In December 1969 an exhibition was organised in the Pegasus Café in Tallinn, a gathering place for young intellectuals, with a poster designed by Leonhard Lapin that pictured a Campbell’s soup can à la Warhol. The name of the exhibition – SOUP 69 – and the initiators of the exhibition, Leonhard Lapin, Ando Keskküla and Andres Tolts, became the symbol and the synonym of Pop Art for several years. The end of the phenomenon cannot easily be determined. In 1972–1973, when the students ravished by the ideas of Pop Art became independent artists, the collective rebellion grew weaker and more stress was put on individual pursuits, but at that time pop images started to have an effect on the works of older artists, and spread to the more applied spheres of art – the design of printed works (books, magazines and posters) and the theatre, and by 1974 it had also touched the animated cartoon. Pop Art was here to stay.
In the sixties, the world also changed on this side of the Iron Curtain. Pop Art jumbled the understanding of high and low culture: copying and kitsch, folk glamour and subcultures, fashion and trends, rock music and youth parties; the youth life style as a whole became an equal part of the cultural terrain. Culture was irrevocably changed.
The exhibition has been divided into four parts: the new visual world first emerged in the florid gouache paintings of the ANK 64 generation. This part is called Cheerful Pop. The second large subdivision, Union-Pop, exhibits the works of two groups: the Visarid (founded in 1967) and SOUP 69. The third subdivision – Urban Utopia – is an important part of our Pop Art. This deals with the utopian ideas of the generation, the longing for a dynamic modern environment. The exhibition is completed by a series of paintings by Kiwa prepared for the exhibition – felt tip paintings under the name Avant-Pop.
The curator of the exhibition is Sirje Helme, and the exhibition was designed by Andres Tolts.
In February 2010 the exhibition catalogue will be published.
The exhibition is open until 11 April 2010.
Press release from the Kumu Art Museum,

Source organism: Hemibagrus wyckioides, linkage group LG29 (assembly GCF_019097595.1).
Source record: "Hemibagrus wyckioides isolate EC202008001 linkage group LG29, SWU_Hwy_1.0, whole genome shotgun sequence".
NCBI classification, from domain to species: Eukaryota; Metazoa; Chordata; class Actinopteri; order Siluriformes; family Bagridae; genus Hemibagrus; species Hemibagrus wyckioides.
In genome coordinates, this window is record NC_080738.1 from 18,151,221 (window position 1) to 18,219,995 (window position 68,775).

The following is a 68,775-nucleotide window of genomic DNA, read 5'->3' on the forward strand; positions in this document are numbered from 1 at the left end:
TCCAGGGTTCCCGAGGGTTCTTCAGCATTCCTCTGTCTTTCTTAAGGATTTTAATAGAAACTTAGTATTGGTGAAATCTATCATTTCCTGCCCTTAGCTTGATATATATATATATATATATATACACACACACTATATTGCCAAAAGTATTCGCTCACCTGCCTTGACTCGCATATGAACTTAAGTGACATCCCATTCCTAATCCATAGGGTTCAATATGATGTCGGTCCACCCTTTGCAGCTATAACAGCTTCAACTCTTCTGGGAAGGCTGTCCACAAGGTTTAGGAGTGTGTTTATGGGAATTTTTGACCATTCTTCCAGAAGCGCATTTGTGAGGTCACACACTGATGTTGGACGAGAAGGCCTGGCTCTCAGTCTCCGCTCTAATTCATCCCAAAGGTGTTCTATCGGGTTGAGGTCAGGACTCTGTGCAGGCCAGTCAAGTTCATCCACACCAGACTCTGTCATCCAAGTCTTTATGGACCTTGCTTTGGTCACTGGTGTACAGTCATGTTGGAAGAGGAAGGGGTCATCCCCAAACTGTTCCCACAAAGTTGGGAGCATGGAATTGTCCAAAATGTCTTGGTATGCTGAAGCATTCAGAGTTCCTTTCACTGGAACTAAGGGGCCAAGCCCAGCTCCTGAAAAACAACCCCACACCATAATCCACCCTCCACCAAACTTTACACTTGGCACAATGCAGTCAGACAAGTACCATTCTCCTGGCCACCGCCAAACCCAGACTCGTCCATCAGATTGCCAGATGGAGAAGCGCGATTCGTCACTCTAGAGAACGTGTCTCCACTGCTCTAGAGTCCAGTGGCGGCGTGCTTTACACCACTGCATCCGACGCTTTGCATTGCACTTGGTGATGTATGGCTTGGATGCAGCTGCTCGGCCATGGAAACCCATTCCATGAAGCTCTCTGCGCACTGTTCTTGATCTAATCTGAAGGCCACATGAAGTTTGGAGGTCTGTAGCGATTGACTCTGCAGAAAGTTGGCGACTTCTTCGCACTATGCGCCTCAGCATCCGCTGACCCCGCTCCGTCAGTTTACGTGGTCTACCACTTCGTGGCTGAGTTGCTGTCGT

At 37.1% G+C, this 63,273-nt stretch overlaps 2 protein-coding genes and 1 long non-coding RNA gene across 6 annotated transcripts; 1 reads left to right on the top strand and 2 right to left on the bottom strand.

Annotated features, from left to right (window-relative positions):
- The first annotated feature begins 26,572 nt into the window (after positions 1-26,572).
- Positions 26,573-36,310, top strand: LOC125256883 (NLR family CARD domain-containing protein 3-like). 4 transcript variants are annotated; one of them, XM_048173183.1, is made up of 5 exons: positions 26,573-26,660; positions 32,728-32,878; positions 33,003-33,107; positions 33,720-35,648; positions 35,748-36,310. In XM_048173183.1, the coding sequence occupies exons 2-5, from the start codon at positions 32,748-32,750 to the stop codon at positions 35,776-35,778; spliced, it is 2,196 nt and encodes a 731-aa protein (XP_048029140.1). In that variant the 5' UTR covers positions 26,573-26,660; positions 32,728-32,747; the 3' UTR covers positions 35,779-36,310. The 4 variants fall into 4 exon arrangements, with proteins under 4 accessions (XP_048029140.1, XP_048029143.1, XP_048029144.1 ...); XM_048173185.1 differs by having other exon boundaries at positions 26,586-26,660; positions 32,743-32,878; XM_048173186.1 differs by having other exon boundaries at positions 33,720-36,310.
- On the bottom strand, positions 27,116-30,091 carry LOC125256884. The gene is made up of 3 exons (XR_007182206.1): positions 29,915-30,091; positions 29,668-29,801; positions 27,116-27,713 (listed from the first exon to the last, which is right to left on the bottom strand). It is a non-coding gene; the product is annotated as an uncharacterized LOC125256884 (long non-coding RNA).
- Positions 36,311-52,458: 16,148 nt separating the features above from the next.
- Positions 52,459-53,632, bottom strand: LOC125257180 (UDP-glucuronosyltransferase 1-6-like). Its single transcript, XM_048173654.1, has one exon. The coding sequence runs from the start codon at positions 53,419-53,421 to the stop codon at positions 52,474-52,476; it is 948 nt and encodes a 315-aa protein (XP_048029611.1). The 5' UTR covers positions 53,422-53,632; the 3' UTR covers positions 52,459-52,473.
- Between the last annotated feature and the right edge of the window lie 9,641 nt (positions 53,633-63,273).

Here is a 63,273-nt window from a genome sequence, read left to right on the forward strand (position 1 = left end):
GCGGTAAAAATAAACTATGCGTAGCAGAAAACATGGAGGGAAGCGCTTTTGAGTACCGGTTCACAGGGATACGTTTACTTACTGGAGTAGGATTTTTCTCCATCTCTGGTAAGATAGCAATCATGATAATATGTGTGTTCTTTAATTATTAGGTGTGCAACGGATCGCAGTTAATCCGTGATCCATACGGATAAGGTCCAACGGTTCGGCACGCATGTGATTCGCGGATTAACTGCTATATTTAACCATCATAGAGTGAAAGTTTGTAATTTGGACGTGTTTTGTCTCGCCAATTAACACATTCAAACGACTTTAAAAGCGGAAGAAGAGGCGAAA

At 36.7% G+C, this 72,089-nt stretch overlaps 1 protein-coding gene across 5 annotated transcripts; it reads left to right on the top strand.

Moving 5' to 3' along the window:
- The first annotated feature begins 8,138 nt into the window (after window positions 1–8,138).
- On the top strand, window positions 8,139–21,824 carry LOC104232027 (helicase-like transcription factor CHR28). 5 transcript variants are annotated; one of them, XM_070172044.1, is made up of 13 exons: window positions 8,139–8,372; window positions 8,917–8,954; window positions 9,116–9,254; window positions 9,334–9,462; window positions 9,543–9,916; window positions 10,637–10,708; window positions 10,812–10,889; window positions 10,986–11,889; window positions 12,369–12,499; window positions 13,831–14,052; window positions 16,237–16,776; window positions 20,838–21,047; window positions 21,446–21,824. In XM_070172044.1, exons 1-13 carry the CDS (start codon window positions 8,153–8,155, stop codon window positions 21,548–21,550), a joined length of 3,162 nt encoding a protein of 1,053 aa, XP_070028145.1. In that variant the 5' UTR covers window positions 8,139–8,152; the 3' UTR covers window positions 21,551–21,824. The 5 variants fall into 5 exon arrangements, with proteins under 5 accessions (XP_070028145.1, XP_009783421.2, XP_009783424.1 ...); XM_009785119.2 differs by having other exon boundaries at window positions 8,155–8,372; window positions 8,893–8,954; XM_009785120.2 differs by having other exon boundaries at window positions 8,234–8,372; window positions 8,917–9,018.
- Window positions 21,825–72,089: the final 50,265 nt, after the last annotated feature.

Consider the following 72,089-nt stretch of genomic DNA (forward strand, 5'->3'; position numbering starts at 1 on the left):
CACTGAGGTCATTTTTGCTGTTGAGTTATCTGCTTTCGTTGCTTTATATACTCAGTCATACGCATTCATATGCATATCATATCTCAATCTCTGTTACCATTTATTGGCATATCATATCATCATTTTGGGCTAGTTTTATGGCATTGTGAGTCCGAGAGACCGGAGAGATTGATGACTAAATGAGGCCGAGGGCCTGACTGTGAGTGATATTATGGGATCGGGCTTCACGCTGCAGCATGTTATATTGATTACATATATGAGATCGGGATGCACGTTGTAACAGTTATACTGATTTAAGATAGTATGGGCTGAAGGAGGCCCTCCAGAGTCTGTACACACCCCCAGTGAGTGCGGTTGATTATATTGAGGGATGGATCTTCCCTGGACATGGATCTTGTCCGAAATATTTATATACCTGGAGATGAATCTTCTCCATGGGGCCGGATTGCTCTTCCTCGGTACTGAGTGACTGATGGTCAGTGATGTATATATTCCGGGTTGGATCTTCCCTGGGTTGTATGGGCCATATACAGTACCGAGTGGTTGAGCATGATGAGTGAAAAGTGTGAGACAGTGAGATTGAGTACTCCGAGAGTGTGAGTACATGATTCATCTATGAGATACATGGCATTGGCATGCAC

24 November 2009
Kumu project manager, assistant of the exhibition
Phone (+372) 602 6057, (+372) 5342 0681
Tallinn, Harjumaa Send e-mail
Tallinn, Harjumaa Send e-mail
You may also like the following articles
“gateways. Art and Networked Culture”06.06.2011
On Saturday 11 June at 15.00 at the Kumu Auditorium, an afternoon of presentations and demonstrations by international artists and fashion experts introduces concepts of Networked Fashion. The talks and presentations explore how state-of-the-art and networked technologies shape and influence...read more
President of the German Bundestag Will Open the International New Media Art Exhibition18.05.2011
At the Kumu Art Museum on Wednesday, 18 May, Norbert Lammert, President of the German Bundestag, Ene Ergma, Speaker of the Riigikogu, Klaus-Dieter Lehmann, President of the Goethe Institute, and Jaanus Mutli, a board member of European Capital of Culture 2011 – Tallinn will open “gateways. Art...read more
In Kumu auditorium movies from April to June 201106.04.2011
11. April at 18:00 ToFeature film / Tournée Rež/Director Mathieu Amalric, France 2010, 111’ This French comedy stars the director Amalric himself as a producer who brings an American Neo-Burlesque troupe to France, with the roles played by genuine performers. They tour French port...read more
Kumu Documentary City Symphonies II29.03.2011
The fifth season of Kumu Documentary will be dedicated to life in urban environments, since more than 50% of the world’s population already resides in urban areas, and this figure is expected to rise to 80% by 2050. This process is occurring at an unstoppable pace, which is why it is a good...read more
"KUMU NÄITUSEID VAATAMAS!!!! (5.0)" Write a review